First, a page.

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Understanding the role of diabetes in the osteoarthritis disease and treatment process: a study protocol for the Swedish Osteoarthritis and Diabetes (SOAD) cohort

Journal article
Authors A. Dell'Isola
Johanna Vinblad
S. Lohmander
Ann-Marie Svensson
A. Turkiewicz
Stefan Franzén
E. Naucler
A. W-Dahl
A. Abbott
L. Dahlberg
Ola Rolfson
M. Englund
Published in Bmj Open
Volume 9
Issue 12
ISSN 2044-6055
Publication year 2019
Published at Institute of Medicine, Department of Molecular and Clinical Medicine
Institute of Clinical Sciences, Department of Orthopaedics
Institute of Medicine, Department of Public Health and Community Medicine, Health Metrics
Language en
Keywords population, mellitus, classification, management, criteria, impact, hip, General & Internal Medicine
Subject categories Internal medicine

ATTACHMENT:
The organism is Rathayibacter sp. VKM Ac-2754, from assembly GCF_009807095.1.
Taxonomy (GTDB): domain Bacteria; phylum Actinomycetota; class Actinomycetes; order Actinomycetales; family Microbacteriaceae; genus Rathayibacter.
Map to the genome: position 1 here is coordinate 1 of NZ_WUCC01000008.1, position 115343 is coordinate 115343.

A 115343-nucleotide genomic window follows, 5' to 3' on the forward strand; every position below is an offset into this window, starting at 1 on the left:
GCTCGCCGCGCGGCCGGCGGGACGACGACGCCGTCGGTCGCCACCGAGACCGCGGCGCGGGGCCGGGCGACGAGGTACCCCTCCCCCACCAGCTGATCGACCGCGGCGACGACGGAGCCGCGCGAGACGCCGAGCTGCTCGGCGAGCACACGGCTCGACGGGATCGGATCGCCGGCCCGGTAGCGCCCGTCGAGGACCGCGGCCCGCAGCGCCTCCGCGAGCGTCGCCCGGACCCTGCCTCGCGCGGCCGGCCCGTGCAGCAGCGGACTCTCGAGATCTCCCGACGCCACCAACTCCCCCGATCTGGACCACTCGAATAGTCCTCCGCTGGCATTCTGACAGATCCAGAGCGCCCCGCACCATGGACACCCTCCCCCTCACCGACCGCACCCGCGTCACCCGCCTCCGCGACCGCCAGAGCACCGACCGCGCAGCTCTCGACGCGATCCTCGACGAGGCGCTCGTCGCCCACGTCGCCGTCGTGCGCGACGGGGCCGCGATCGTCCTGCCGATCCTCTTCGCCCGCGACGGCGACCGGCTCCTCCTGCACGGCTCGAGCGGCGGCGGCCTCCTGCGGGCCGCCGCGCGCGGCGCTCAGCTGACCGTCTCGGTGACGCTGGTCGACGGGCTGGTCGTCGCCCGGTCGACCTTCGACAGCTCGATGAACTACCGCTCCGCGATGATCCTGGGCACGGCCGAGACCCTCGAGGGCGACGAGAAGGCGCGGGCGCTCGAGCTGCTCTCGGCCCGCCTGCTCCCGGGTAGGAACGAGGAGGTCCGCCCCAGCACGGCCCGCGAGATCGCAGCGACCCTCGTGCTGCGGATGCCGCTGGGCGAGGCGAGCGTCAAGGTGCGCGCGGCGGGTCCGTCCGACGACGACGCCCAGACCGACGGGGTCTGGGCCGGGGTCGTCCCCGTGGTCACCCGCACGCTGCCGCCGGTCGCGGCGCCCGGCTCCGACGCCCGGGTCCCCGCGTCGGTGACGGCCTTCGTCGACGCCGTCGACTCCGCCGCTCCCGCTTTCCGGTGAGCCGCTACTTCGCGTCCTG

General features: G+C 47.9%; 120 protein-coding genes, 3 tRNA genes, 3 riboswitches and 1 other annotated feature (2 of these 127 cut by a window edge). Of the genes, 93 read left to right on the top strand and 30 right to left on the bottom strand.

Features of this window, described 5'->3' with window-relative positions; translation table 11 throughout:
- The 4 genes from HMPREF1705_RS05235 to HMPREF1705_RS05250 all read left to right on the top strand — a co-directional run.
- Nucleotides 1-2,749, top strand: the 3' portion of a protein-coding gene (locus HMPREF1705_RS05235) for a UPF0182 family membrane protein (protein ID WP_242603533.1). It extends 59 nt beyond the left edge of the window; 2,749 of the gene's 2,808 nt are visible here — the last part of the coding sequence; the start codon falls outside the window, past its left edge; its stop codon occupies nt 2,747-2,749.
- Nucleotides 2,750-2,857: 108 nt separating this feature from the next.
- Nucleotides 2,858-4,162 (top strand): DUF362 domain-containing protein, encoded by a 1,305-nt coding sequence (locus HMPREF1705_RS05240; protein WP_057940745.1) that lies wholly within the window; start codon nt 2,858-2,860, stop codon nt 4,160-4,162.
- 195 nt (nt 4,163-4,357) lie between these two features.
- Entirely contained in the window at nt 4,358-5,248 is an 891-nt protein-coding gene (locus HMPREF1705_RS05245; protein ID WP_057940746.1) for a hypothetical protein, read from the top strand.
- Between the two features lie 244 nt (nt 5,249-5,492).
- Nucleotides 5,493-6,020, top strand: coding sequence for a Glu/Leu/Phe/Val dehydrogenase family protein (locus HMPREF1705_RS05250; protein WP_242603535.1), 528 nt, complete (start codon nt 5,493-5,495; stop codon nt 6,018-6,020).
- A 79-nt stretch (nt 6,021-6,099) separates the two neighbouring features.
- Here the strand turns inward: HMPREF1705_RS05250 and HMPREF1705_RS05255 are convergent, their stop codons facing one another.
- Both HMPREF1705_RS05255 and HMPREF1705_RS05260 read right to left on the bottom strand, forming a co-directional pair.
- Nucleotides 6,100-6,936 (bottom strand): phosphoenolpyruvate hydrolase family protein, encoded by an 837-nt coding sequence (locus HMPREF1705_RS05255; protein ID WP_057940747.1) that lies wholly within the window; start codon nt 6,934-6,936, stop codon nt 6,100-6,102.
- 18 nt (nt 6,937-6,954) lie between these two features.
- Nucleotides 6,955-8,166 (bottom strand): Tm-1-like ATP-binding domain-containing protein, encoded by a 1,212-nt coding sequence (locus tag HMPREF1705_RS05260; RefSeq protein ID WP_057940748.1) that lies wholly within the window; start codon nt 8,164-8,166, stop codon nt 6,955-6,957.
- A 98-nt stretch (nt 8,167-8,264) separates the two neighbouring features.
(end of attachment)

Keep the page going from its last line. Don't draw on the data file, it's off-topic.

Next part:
Introduction Osteoarthritis (OA) is the most common form of arthritis and a leading cause of disability worldwide. Metabolic comorbidities such as type II diabetes occur with a higher rate in people with OA than in the general population. Several factors including obesity, hyperglycaemia toxicity and physical inactivity have been suggested as potential links between diabetes and OA, and have been shown to negatively impact patients' health and quality of life. However, little is known on the role of diabetes in determining the outcome of non-surgical and surgical management of OA, and at the same time, how different OA interventions may affect diabetes control. Thus, the overall aim of this project is to explore (1) the impact of diabetes on the outcome of non-surgical and surgical OA treatments and (2) the impact of non-surgical and surgical OA treatments on diabetes control. Methods and analysis The study cohort is based on prospectively ascertained register data on a national level in Sweden. Data from OA patients who received a first-line non-surgical intervention and are registered in the National Quality Register for Better Management of Patients with Osteoarthritis will be merged with data from the Swedish Knee and Hip Arthroplasty Registers and the National Diabetes Register. Additional variables regarding patients' use of prescribed drugs, comorbidities, socioeconomic status and cause of death will be obtained through other national health and population data registers. The linkage will be performed on an individual level using unique personal identity numbers. Ethics and dissemination This study received ethical approval (2019-02570) from the Swedish Ethical Review Authority. Results from this cohort will be submitted to peer-reviewed scientific journals and reported at the leading national and international meetings in the field.

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